As the leading global provider of AI pricing and promotion software to the retail industry, Revionics is in a unique position to see global trends across the retail industry.

During this time of crisis, major retailers are focused on offering fair, appropriate pricing to their customers. It is important for them to avoid any reference to price gouging or to be perceived as taking advantage of the situation at the cost of their customers. As a result, many have frozen prices or are closely monitoring market prices in order to keep their prices fair.

However, doing so can come at a high cost for retailers.  For example, many vendors are telling retailers to expect cost increases for their products. Normally, retailers would pass that cost on to their customers. But in today’s environment, retailers may be criticized on social media for raising prices on essential items. How can retailers solve this problem? Will retailers simply stop carrying these products or will they raise prices to a modest level?

The data show retailers are employing numerous strategies to meet this challenge.

Many are trying to stock up on goods before their costs are increased by suppliers. Others are reducing their range of products in order to focus on fulfilling demand on the most popular products. Some are planning to delay, or reduce, markdowns as new merchandise from China is impacted.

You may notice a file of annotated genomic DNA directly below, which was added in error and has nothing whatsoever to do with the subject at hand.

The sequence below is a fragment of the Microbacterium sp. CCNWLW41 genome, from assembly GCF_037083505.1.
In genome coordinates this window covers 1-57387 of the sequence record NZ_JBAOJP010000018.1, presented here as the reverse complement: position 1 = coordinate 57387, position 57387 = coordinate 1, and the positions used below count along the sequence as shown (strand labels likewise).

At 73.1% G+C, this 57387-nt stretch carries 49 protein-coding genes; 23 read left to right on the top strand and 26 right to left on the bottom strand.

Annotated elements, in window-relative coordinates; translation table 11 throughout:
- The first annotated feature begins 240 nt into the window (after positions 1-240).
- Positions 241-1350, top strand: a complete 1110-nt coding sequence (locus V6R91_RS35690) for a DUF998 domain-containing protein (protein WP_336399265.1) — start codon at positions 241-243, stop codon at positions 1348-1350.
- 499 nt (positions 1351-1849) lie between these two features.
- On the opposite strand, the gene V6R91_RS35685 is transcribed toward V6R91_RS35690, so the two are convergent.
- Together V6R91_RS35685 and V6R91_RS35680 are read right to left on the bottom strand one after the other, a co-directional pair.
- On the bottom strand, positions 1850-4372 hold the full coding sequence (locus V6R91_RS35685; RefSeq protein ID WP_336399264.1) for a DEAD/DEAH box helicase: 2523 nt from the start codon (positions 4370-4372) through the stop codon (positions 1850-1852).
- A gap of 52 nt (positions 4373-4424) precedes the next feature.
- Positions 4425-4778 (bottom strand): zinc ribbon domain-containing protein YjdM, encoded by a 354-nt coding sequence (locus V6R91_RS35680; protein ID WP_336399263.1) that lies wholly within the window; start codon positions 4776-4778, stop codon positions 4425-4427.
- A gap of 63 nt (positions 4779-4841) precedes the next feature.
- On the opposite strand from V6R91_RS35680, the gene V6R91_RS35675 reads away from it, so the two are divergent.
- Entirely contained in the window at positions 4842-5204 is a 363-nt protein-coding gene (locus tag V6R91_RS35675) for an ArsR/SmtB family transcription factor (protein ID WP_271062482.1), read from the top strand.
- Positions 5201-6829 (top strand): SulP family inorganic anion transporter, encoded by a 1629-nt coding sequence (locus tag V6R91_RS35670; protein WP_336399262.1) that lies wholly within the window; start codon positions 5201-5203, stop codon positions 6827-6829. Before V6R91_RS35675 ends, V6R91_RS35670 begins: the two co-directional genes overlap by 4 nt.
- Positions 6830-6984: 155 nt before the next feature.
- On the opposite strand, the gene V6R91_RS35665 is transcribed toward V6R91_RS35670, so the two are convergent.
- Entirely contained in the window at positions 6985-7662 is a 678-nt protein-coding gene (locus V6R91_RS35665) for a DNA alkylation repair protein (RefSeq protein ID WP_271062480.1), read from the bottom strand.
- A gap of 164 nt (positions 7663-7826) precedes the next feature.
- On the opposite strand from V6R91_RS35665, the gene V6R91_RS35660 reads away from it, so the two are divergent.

Some are cautiously raising prices in order to maintain some level of profitability. These price changes are being monitored closely and are approved at multiple levels within their organization. Other retailers, especially those in fashion, gardening and other seasonal categories have already triggered price markdowns in order to clear spring stock that isn’t moving and to generate cash.

The clear winner during this period has been E-Commerce, as consumers shift to purchase goods online and have them delivered directly to their home.  The data show E-Commerce will likely have a significant gain in market share participation and will continue to increase, creating a new baseline. This will create a different cost structure and a need for price coherency. Retailers will need to adapt their pricing policies going forward.

Unfortunately, while many omnichannel retailers see an uptick in online sales, it has not yet been enough to make up for the lack of store sales or closures. Many new store openings will not move forward as originally planned until this period of crisis has subsided. For retailers who open new stores regularly, this is a major challenge to their growth model.

We will continue monitoring trends and best practices throughout this crisis and pass along insights as they come to light.

 

About the author

Jonathan has 25 years of global experience in building and running marketing teams focused on increasing market share and revenues. Jonathan has led strategic marketing efforts for retail-focused companies such as RetailMeNot and Newgistics. He also served as Senior Director of Global Solutions Marketing at Dell and led product marketing at Vignette. He focuses on building high performing teams and taking companies to the next level through impactful digital marketing strategies and creating high-levels of customer engagement.